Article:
PENSION FUNDS

Average pension fund member gets 30% of current earnings on retirement

IMG_3843 - Zamani.jpg

Average pension fund member gets 30% of current earnings on retirement

Amid an industry in flux, with massive changes to financial regulation in the form of the Twin Peaks model planned for implementation, as well as changes to the Pension Funds and Income Tax Acts, retirement funds appear to be failing their members. This is according to Wayne Hiller van Rensburg, director of the Institute of Retirement Funds (IRF) Africa. Hiller van Rensburg’s comments are in reaction to media reports that the average pension fund member is likely to obtain a pension of just 30% of their current income.

“This is a really scary statistic, made even more serious by the fact that this figure refers only to people who are fortunate enough to belong to an employer sponsored retirement arrangement,” he says. “What about unemployed people? What protection exists for them in terms of unemployment insurance, medical cover or disability cover? It’s very clear that South Africa’s citizens are in desperate need of comprehensive social security.”

All social security departments should be united

Ad hoc reforms that focus on pensions only are seen to be of little use to citizens who are unemployed or disabled. At last year’s IRF Conference Alex van der Heever, Chair of Social Security Systems Administration and Management Studies at WITS, implored the government to review its position and unite all social security departments, among them health, maternity, retirement, death and disability.

Speaking at the Conference, he said at the time, "Silos don't communicate effectively. Until we have one Social Security Department in place for policy reform, South Africa will be slow to progress. Government has yet to publish its paper on social security reform, keeping this as a narrow, bilateral discussion that excludes society".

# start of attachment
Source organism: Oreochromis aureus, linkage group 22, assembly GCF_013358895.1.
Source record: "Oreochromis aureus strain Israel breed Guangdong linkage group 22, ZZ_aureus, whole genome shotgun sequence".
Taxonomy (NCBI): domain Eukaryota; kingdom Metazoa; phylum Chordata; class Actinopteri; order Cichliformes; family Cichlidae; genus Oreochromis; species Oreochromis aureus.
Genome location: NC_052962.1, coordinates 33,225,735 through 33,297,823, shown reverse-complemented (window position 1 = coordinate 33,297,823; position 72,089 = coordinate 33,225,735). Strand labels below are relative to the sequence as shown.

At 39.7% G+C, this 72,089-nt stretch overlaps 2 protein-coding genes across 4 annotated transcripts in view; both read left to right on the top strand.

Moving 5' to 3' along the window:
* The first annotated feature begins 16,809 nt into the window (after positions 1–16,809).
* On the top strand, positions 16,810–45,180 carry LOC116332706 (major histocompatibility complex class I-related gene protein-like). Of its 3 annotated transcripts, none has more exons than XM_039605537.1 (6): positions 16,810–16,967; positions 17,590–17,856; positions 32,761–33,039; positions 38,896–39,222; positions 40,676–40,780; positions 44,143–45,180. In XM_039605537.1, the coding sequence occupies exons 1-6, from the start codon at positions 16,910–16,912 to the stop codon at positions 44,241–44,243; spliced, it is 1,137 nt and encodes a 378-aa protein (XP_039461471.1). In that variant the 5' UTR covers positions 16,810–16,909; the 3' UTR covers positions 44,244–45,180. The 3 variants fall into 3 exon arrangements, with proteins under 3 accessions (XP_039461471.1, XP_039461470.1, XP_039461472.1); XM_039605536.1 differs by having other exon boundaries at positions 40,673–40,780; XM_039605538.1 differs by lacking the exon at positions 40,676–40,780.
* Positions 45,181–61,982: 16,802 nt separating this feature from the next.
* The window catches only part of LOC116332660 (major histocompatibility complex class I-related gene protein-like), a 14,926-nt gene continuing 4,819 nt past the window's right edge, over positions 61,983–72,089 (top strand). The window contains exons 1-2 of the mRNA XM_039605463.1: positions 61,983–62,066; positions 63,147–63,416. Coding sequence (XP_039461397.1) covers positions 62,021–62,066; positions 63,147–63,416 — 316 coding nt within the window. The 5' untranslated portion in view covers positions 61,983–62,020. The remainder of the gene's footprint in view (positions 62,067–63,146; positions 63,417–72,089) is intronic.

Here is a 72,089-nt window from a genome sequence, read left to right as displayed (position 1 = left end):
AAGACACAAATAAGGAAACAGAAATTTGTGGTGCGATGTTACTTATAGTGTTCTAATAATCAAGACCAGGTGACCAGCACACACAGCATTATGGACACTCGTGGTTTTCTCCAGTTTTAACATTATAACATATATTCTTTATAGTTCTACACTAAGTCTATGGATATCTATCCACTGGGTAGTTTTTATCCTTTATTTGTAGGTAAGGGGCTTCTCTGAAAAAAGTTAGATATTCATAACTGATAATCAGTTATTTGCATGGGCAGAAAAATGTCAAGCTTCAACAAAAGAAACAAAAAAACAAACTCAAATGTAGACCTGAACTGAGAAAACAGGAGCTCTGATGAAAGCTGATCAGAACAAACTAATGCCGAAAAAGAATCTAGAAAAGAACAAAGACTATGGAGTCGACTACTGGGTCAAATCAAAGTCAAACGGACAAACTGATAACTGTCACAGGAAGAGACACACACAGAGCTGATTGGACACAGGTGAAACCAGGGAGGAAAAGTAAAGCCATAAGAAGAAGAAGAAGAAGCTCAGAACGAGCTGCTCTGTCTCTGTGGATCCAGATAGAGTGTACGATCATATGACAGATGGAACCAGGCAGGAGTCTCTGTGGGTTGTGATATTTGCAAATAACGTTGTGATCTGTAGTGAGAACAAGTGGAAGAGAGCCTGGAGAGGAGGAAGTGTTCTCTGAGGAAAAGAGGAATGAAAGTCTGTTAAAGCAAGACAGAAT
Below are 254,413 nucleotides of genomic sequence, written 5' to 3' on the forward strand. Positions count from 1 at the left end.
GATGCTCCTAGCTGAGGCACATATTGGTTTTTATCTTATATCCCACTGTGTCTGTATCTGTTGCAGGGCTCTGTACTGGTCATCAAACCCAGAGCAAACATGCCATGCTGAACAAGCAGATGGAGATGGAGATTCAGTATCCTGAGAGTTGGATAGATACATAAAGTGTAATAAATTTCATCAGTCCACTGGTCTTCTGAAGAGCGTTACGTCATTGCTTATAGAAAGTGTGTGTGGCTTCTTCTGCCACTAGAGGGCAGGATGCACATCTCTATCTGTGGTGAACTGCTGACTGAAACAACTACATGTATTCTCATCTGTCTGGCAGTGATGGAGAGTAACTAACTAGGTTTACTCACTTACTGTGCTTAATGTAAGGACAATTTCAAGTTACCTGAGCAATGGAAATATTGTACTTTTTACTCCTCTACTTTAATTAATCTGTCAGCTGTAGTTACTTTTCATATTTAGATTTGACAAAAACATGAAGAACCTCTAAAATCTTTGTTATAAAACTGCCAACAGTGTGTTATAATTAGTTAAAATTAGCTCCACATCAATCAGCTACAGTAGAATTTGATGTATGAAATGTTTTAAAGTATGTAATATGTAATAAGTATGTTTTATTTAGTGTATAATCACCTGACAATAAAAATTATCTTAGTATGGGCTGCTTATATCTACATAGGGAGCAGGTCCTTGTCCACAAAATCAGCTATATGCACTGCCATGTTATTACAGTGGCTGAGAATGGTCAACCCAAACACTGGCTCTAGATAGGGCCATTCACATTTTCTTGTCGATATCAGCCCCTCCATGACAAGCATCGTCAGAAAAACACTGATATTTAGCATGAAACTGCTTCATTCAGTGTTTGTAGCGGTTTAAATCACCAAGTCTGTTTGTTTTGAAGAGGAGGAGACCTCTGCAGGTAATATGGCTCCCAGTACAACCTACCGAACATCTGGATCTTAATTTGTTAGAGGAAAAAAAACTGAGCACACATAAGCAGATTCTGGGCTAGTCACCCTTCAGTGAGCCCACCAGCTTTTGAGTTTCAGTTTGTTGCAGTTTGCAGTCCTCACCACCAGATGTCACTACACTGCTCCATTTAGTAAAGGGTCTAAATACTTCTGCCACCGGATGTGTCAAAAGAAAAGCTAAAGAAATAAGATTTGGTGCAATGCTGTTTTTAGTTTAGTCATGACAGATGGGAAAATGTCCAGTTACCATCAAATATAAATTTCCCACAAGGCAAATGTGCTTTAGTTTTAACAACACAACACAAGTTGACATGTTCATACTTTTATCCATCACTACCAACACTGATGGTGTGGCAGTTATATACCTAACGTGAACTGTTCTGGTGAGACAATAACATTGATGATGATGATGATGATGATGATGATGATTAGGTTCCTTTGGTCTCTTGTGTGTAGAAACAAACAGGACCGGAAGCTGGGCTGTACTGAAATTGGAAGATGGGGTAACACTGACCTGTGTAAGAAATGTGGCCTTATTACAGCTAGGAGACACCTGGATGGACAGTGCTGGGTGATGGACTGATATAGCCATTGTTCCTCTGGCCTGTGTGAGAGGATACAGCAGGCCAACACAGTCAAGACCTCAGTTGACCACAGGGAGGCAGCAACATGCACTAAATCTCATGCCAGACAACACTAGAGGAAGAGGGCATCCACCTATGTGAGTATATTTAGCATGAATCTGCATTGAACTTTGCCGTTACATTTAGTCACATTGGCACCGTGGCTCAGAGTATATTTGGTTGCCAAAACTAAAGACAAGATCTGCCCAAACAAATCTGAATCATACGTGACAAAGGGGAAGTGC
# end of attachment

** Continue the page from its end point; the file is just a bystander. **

Every citizen can open one or two tax-free savings accounts

Last month’s Budget announcement included a discussion document around retirement fund reform that has been mostly welcomed for aiming to boost the protection of retirement savings. National Treasury has since released further announcements outlining broad policy goals for this reform including the implementation of a mandatory contribution system, improving preservation, improving fund disclosure to provide a simple measure of charges in retirement funds and simplifying retirement savings products. The papers also give more detail on non-retirement savings reform, allowing tax-free savings accounts that discourage unnecessary withdrawals.

Better training & whistle blowing will be enforced

More adequately skilled trustees who will be required to act independently and comply with prescribed requirements will be enforced by the new Pensions Act. Trustees, valuators and fund administrators will also be obliged to blow the whistle on any findings that could prejudice the fund or members, by informing the Registrar.

The numerous changes to both the Pension Funds and Income Tax Acts were debated at the IRF’s recent bi-monthly Trustee Fiduciary Duties Seminar.

Zamani Letjane, IRF Chairman says, “The proposed changes to the Pension Funds and Income Tax Acts present a valuable opportunity to funds to improve benefit designs with the singular objective of improving retirement outcomes for members.” He adds, “All stakeholders need to ensure compliance and importantly, take advantage of new savings opportunities.”

Hiller van Rensburg says, “We are in desperate need of a proper debate about comprehensive social security reform that will allow pension funds to fulfill the role for which they are capable – assisting people with an income when they are no longer able to earn one due to old age.”

The IRF’s Letjane adds, “We need to ask ourselves how we can improve the lives of South Africans?” With debate still raging around whether the Twin Peaks model will in fact improve the financial and social security of all South Africans, the hope is that it will link to the recent reforms and that these changes have indeed been coordinated to improve the overall system. 

 

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